If you would like to be a beekeeper and would like bees for free (freebees) you can make a simple cheap swarm trap from some discarded dresser drawers.
Many people ask me things like how many bees do you need to catch, how many bees do you have, how many bees are in a swarm, there’s bees in my wall would you like them … etc. Well, why don’t we first talk about what a swarm is and why it would give you a complete hive that would produce honey.
You should probably know about the three kinds of bees in a hive as well as why bees swarm. Should you want to see a whole lot more specific bee info I’d go to bushfarms.com and beesource.com. Below is a brief overview of bees and why they swarm. Otherwise you can go to Step one.
Most people know about the one (or sometimes 2) special bee(s) called the queen.
- Lay all the eggs for worker bees.
- Lay all the eggs for drone bees.
- Secrete chemical signals that are fanned throughout the hive.
- One chemical called queen factor tells the other bees whether or not to begin raising a new queen.
- When the female worker first comes out of the cell her first job is to raise young bees. She does this with secretions from her mandibles called royal jelly. Also she gathers honey and pollen from near by cells to feed bees.
- If a bee receives royal jelly it’s entire larvahood it will become a queen.
- New workers also tidy up the hive.
- As they get older, workers are then sent away to get nectar and honey.
- As their wings get weathered and worn the workers end up staying at the hive to fan and evaporate moisture from the nectar and maintain hive temperature.
- The older workers also guard the entrance.
- This makes sense because a bee will die after its sting.
- Drones hatch from unfertilized eggs and are usually found in larger cells.
- The main job of a drone is to search for a new queen and mate.
- Drones hang out somewhere outside of the hive in a place called a drone congregation area. Using their eyes and sense of smell they search the skies for a young queen. Once they find one they mate and die.
- Since drones don’t really do anything honey wise, workers kill them and throw them out in the fall.
- Why do bees swarm?
- If they didn’t there would only be one hive in the world!!
- Seriously though, it’s the way a bee colony reproduces.
- What is a swarm then?
- A swarm of bees is usually composed of an older queen and most of the older worker bees from the hive.
- A young queen is usually due to hatch in the hive right after a swarm leaves.
- The reduction of the queen factor pheromone makes the other bees raise a new queen and prepare to swarm.
- Hives can produce multiple swarms.
Mating – after a swarm has left newly hatched queen will mate with several drones and return to the hive. She will then get really fat and swell up with eggs and begin laying.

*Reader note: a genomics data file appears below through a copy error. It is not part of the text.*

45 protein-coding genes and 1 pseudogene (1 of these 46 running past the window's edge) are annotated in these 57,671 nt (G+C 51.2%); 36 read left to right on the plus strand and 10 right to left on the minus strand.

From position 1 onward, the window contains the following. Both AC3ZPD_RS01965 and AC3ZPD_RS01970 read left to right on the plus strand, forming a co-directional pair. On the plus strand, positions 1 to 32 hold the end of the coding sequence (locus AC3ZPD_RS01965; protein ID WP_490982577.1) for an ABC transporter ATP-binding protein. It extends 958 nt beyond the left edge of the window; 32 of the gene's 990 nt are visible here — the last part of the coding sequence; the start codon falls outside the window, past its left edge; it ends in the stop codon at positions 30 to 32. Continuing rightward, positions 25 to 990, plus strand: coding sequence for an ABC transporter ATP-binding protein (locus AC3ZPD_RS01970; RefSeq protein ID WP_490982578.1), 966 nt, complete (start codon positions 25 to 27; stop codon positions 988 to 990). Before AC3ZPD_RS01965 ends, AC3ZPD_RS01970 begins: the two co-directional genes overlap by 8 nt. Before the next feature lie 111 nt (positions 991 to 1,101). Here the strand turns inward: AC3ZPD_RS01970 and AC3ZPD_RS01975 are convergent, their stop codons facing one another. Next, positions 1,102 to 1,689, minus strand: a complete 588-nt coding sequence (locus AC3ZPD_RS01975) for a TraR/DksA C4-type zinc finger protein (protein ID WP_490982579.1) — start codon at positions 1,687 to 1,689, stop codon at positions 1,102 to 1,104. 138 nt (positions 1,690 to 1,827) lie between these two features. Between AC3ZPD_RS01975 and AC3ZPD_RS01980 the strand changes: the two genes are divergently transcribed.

Catching a swarm!!!
Our goal is to get a queen and her bees to decide that we’ve got a nice place to live and move in. It’s kind of like fishing for bees.
Where do bees like to live??
- Beehives (yes you can use an old beehive and there has been success by lazy beekeepers keeping an old hive in their yard with bees just moving in).
- Dark wooden/wood like places (like in a tree where they would naturally live).
- Places that smell like bees have lived there before (old comb smell).
- Places that are marked by bee chemical signals (lemongrass oil has 2 of the bee orientation signals that they use for swarming).
Overview of a good swarm trap
- Dark and usually but doesn’t have to be wood.
- Has a chunk of old comb.
- 12 feet off the ground.
- A little bit of lemon grass oil (orientation pheromones).
- Is 5 gallon size or bigger.
- Easy to get apart and put bees into your supers. (using a beehive is probably the easiest)
When do you catch swarms?
- A swarm in May is worth a cow and a bushel of hay.
- A swarm in June is worth a silver spoon.
- A swarm in July is worth a fly.
- A swarm in April is the shizzle (for rizzle).
Why do they say this?
Because if you catch the bees before July they just might make a surplus of honey that you can harvest. During July or after, you will have to feed your bees to make sure that they stand a chance to survive the winter.
Would you want to get bees out of the walls of a house?
Not unless you are getting paid for construction in my opinion. Think about fixing someone’s dry wall, or roof, while a whole mess of bees are rather upset that you are wrecking their house with honey and young.
Swarms on the other hand have no young or honey to defend so most of the time they are really gentle. If anyone you know sees a swarm in their trees, go and get it. All you need to do is shake them in a box and take them to their new hive. They rarely will sting you. I also suggest you spritz them with some sugar water to keep them full and happy.